“He sees himself and his soldiers, like laser ghosts, whirl in horror, totally unarmed as the Alien swings down from the rafters and hits them. Sam screams out as he sees the creature’s jackhammer jaws piledrive the recreation of him in the torso, taking his arm and a good part of his ribcage with it. Sam is splattered with green holographic blood. THE CAMERA PUSHES IN TO A TIGHT CLOSE UP OF SAM’S FACE as his face contorts in anguish. He watches the monster tear his men to pieces, ripping them limb from limb in a greenish slaughterhouse, their faces screaming in total silence, which makes it worse.”

Sam confronts his father about keeping the secret from him, but General John justifies the secrecy: “I have a job, Sam. I’m here to do my job.” Afterwards, Sam stows away in a truck filled with pigs. It enters a military installation. At the end of the journey “Sam tumbles head over heels with fifteen fat, rolling pigs down a stained, stainless steel shaft in almost total darkness. They all slide together.” In this pit are animal pens spread across a big, steel-beamed warehouse space. The floor is covered with straw and wet with blood and guts. Suddenly “the belly of a pig ruptures and a chestburster smashes out in a sickening spray of intestines. The Pig Alien has the wide torso, tiny head, and little legs of a pig.”

Inside the pen are multiple forms of the Alien creature, and the monster line-up reads like a Kenner toy bonanza. There are dog Aliens, cat Aliens, the aforementioned pig Aliens, and even chicken Aliens. Sam escapes the pen and sneaks around the base, spying on scientists and his own father, who seems to be conferencing with military brass, several scientists and Dr. Rand, a shady top scientist. Rand declares that the Alien’s genetic material is compatible with organic and inorganic material. “Imagine a living, organic jet fighter,” she says, “or an Alien tank.” More importantly, she claims to have managed to effectively control the Alien. When she attempts to demonstrate this, one of her Alien subjects punches a hole on her skull.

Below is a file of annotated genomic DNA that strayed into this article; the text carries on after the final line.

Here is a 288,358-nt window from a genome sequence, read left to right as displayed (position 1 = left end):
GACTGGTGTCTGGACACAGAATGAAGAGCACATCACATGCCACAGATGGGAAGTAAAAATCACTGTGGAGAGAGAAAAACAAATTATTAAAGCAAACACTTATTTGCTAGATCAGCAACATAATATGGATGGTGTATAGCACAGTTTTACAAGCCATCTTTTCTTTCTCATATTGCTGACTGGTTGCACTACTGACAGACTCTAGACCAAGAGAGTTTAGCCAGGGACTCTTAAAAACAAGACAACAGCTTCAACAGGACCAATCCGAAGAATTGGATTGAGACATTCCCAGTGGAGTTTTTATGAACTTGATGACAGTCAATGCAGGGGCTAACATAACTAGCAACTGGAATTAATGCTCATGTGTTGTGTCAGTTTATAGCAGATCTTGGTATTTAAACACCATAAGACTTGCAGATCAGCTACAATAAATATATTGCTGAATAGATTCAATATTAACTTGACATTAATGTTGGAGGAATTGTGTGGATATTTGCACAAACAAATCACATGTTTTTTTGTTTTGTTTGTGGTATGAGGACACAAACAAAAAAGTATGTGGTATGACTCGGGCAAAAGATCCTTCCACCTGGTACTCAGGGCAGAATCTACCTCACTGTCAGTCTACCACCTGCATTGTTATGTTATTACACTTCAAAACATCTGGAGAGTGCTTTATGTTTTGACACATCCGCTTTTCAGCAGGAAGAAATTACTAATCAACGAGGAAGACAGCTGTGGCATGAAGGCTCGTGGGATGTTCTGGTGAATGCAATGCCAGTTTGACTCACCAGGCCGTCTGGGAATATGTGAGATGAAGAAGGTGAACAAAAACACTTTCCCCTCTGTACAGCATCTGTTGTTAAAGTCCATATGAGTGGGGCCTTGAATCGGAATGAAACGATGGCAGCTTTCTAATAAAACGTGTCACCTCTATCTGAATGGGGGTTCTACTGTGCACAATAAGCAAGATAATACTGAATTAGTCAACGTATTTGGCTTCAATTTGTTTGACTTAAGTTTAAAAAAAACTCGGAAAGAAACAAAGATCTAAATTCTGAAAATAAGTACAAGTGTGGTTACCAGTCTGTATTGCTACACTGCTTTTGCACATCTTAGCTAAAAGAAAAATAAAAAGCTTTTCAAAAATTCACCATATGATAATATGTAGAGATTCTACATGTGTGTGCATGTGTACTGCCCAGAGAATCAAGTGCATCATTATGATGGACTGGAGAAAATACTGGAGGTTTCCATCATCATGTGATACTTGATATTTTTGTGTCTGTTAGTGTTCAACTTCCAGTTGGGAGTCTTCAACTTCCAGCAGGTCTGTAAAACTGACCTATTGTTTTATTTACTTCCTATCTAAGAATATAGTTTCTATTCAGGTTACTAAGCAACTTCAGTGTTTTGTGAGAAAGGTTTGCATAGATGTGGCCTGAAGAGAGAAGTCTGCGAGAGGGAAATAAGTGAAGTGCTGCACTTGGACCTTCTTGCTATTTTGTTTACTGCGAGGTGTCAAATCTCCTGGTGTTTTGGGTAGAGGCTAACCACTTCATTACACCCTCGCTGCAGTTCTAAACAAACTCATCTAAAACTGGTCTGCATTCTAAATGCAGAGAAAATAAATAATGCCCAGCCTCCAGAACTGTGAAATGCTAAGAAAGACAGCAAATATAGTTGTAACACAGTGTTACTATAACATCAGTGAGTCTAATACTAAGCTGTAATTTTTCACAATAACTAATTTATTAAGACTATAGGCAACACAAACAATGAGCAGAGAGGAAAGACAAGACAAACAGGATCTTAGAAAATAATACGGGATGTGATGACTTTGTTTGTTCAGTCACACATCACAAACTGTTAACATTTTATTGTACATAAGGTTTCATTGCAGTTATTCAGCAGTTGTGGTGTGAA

Chaos ensues, with a swarm of Aliens tearing through military personnel. When Special Forces come to the scene, Sam takes charge:

Sam: I’m Sam Smith. Captain Special Forces. I think I’m the ranking officer here.

He flashes the I.D. card in his wallet. The Special Forces team surrounds him.

Sam: I think it’s pretty simple. We have to kill that monster and get everybody the fuck out.

Sam and the team assess the situation, and find that an Alien nest is quickly being established. Not only that, but with any Queen figure still immature, the Aliens have still still managed to reproduce:

On the black and whit screen, the Alien is weaving huge, suspension bridge-like cocoon all over the warehouse area. Thirty people, half mutilated or dead are spun into the cocoon. The fifteen foot Alien looks like a weave-woman with the tender care it takes in building its nest.Sam operates a joystick on the controls. The TV camera zooms in and pans to reveal tortured, slimed faces in the thick tendrils of cocoon from floor to ceiling. Some are already beginning to reform…